“The Worst Poem In The Universe” by Chris Hoare portrays a journey through Australia and acts as a response to the belief that it could be viewed as a lucky country. Due to the historical publishing of Donald Horne, and his ironic view towards the phrase, that is commonly heard throughout Australia, the series acts as an exploration between how good and bad luck divulge themselves on the surface.

Chris Hoare’s photo series, The Worst Poem In The Universe, presents a journey through Australia in an effort to respond to the notion of luck. Though there are two types of luck, good and bad, Australia seems to have a unique affinity towards it. In 1964, Australian author Donald Horne displayed his idea that Australia could be deemed “The Lucky Country” in a book with the same title. Though the publishing was flooded with irony and criticism, the phrase stuck and is at times still used as an affirmation.

Chris Hoare titled his photo series in reference to the poem “Our Future” written by Gina Rinehart, the wealthiest person in Australia. The poem has been considered as the “worst poem in the universe” not only because it’s lack of poetic prose, but because the poem reads like a manifesto from someone who openly denies climate change.

The photo series presents itself as a type of exploration between the worlds of wealth and luck in Australia. Especially in Australia, a country which enjoys continued success and encompasses 18% of the worlds known mineral resources, there is a clear divide.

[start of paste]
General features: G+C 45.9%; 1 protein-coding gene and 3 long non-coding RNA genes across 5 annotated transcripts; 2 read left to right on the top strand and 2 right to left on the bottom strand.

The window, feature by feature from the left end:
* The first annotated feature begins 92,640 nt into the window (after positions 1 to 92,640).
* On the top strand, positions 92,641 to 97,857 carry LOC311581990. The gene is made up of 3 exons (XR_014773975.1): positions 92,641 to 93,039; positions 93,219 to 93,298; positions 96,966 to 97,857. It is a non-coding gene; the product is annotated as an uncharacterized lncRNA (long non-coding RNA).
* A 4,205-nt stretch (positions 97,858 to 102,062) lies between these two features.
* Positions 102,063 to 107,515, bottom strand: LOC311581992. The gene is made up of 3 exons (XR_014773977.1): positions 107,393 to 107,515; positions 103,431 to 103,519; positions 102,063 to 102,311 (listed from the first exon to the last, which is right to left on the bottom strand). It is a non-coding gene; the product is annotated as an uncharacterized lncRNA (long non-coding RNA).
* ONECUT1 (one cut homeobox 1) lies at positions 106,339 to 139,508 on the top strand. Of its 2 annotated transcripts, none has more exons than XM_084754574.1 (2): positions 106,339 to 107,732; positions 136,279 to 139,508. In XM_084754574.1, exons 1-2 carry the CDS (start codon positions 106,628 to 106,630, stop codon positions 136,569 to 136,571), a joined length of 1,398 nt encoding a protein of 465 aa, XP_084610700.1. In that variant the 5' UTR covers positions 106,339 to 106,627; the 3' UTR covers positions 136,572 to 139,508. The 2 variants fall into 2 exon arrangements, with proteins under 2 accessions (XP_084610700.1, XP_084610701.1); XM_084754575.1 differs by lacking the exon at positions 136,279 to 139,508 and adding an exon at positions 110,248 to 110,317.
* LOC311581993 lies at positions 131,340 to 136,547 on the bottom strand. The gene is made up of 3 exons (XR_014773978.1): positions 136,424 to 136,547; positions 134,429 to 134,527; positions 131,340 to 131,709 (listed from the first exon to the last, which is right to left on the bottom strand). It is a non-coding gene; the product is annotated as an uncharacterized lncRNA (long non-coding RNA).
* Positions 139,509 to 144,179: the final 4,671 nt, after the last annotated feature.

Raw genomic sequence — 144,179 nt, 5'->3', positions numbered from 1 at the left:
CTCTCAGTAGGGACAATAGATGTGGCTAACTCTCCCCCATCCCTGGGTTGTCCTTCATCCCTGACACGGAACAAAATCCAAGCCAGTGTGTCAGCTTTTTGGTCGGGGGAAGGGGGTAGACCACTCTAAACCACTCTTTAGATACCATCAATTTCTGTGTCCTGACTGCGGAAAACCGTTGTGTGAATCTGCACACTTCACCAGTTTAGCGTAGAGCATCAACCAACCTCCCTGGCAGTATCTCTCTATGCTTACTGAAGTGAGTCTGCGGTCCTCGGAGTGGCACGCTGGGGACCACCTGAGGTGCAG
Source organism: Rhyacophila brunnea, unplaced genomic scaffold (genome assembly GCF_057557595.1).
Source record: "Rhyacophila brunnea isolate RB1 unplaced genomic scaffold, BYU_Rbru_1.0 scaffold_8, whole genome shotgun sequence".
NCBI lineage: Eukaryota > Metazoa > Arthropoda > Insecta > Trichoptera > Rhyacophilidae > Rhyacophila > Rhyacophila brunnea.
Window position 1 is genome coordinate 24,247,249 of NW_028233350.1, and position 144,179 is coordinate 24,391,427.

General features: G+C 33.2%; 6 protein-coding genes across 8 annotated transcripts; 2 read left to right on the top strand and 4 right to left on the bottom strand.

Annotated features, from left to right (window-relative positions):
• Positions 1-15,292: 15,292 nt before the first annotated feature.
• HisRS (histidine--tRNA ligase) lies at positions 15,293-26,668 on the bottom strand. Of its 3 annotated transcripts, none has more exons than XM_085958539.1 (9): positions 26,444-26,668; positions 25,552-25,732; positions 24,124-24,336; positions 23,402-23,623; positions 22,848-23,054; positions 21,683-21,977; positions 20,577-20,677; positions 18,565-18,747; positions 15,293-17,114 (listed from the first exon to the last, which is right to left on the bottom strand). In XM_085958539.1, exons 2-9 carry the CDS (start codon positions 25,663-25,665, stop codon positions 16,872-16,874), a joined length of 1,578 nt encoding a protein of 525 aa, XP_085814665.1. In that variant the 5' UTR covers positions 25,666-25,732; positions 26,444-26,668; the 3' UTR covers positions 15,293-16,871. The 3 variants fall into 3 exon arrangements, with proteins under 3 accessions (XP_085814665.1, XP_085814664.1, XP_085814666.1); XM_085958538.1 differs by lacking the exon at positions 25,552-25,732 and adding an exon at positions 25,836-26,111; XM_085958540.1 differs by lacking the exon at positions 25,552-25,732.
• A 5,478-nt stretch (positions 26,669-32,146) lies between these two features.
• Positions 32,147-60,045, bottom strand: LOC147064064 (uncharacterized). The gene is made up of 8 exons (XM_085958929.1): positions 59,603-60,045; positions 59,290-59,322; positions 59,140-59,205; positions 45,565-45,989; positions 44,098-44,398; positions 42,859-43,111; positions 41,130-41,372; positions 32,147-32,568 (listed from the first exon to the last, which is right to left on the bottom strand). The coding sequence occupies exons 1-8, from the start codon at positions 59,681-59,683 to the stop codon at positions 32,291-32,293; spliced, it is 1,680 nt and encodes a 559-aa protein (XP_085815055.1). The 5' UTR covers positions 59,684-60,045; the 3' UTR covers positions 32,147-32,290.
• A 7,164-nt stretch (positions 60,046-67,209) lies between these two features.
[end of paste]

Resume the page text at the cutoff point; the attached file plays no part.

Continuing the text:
lucky country
lucky country
lucky country
lucky country

Chris Hoare is a photographer based in his hometown, Bristol, UK. Having completed his MA in Photography at the University of the West of England, Chris works in the gallery at the Martin Parr Foundation. Last year, Chris was one of the 4 artists selected for Paris Photo’s Carte Blanche award, in which his photographs were exhibited at the Gare Du Nord in Paris. With his photography, Chris is interested in observing areas of society that he feels are overlooked and is interested in exploring themes of identities and portraying these in a metaphorical way.

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To see more of Chris’ work, visit his Cherrydeck profile or his website, here. To see more thought provoking and metaphorical photography, have a look at “The Formation of Hope in the Emerald Triangle” by Margherita Loba Amadio, or “Trash” by Tania Volobueva.

Posted by:Cherrydeck Editorial

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